Critical Measurements Needed

Discussion in 'Scratchin' & Bashin'' started by tmak, Jan 16, 2007.

  1. tmak

    tmak New Member

    Good Morning Group,

    I will be scratch building a number of structures from historical photos. The structures were built late 1800's and early 1900's. What would have been the measurements between floors (and floors to ceilings). Does anyone have a sense of what they varied during this time period?

    The same thing for doors. What would have been their heights during this time period?

    Tom Makofski

    NorthEastern Wisconsin Free-mo
    Total Membership of 2 and Growing!
  2. MasonJar

    MasonJar It's not rocket surgery

    I think that it depends on what kind of structure you are looking at. Doors in barn foundations are quite a bit shorter than doors to homes, which are shorter than doors to shops or office buildings. And it varies by floor too...

    I once lived in a house built in 1880 - the doors were probably a "standard" 7 feet, but the ceilings on the ground floor were close to 10. Upstairs, every room had a sloping ceiling, with the highest point probably 7 feet. Doors were 6.5 feet.

    When calculating thickness of floors and walls, etc (if needed) remember that much of the lumber would have been "rough sawn" and close to true dimensions, rather than the dressed "nominal" lumber we have today.

    A thought - DPM has a downloadable pdf file of their "Modular" building sections. Those might give you some ideas for industrial type buildings, as well as guidelines for houses, etc.

  3. tmak

    tmak New Member

  4. MasonJar

    MasonJar It's not rocket surgery


    There's two things that might help:

    1) There seem to be people in quite a few of them. If you assume average height for them in the 1920s (I am sure google has this answer ;)), then you can extrapolate.

    2) Unless you have a very big layout room, you will have to use some selective compression to fit even a few of the buildings in. In that case, you need to get something that looks right, not necessarily totally accurate.

    If you do want to go totally 100% accurate, you might need some additional information. You may be able to get fire insurance maps of the buildings/area in question.

  5. hiscopilot

    hiscopilot Member

    you might be able to find it in some older firefighting publications...

    I know we studied building construction to our area. it included that information.
  6. Wabash Banks

    Wabash Banks Member

    Check out the Library of Congress' Historical American Building Survey. You can search for various types of industrial buildings and get some good line drawings that often show heights and such.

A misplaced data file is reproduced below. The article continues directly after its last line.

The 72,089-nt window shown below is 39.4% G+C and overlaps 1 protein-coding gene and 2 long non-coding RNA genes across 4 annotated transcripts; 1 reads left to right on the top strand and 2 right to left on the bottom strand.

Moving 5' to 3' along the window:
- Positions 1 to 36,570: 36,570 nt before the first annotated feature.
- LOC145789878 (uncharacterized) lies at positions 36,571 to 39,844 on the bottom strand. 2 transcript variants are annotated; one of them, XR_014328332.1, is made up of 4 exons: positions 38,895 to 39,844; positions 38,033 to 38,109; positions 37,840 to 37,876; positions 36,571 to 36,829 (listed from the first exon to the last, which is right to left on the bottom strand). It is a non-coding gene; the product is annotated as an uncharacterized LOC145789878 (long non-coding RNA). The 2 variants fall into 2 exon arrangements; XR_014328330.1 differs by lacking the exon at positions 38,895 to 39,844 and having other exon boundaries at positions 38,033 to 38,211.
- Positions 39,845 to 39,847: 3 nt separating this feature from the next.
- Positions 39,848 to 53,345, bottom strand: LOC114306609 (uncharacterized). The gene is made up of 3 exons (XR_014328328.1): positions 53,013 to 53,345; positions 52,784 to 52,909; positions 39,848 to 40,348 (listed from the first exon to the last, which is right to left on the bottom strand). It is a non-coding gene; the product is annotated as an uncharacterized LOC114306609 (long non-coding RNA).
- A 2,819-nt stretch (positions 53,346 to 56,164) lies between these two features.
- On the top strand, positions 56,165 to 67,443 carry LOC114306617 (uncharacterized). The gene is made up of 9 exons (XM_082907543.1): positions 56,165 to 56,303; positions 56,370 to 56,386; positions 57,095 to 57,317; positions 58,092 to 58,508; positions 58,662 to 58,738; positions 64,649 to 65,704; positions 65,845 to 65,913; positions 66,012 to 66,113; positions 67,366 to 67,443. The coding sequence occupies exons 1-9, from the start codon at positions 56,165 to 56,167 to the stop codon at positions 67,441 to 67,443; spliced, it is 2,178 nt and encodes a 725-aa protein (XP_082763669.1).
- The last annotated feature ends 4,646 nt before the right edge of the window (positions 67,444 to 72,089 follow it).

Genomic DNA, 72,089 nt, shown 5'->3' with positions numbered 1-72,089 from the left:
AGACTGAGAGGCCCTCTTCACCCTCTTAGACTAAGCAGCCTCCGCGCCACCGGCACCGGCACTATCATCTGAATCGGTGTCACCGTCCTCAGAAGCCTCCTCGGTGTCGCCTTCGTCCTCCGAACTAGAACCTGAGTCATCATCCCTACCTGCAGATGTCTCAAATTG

7. Russ Bellinis

    Russ Bellinis Active Member

    I noticed the pic on the first page titled "Butter Tub Production" showed three women working just inside of a large door. If we assume the women are between 5' and 5'6" tall, I would estimate that doorway at 8'. If you can get a full on view of a side or end and have a known dimension of a door or window, then you could interpret the rest of the dimensions pretty closely.
  8. tmak

    tmak New Member

    Thanks everyone for your help. Here's the structure that I am working with. I just recently found this photo of the John Strange Paper Company at the Menasha Public Library. This will be my first structure for my Menasha Canal Module. (See, I haven't given up!) Here's the link for
    the photo:
    I also have some updated photos for the Neenah Icehouse on my "work
    bench" gallery.
    Tom Makofski
    NorthEastern Wisconsin Free-mo
    Total Membership of 2 and Growing!
  9. Russ Bellinis

    Russ Bellinis Active Member

    That is a good shot to work from. Those are standard outside braced wood 40 foot boxcars. If you can blow the picture up so that the obxcars are ho scale then you can take measurements right off the picture. If you can't blow thing up enough to make it ho scale, print out a bunch of copies to mnark up. Now measure the outside height of one of your boxcars with a scale rule so that you can tell exactly how tall the side of the box is in scale feet.Let's say for sake of argument that you find your boxcar has exactly 9 foot tall sides from the floor to the edge of the roof. Just measure the distance from the floor to the roof edge of ne of the boxcars in the pic and divide by 9. Now you have a scale for 1 foot, and your should be able to measure it. Another trick if you can't blow it up to ho scale is to make it 1/2 ho scale. Then if you lay the picture out flat on your desk and measure with your ho scale ruler, every foot on your ruler will equal 2 feet. If you end up being 6 inches off, what difference does it make. I doubt if anyone else has access to measure the building any better than you do.

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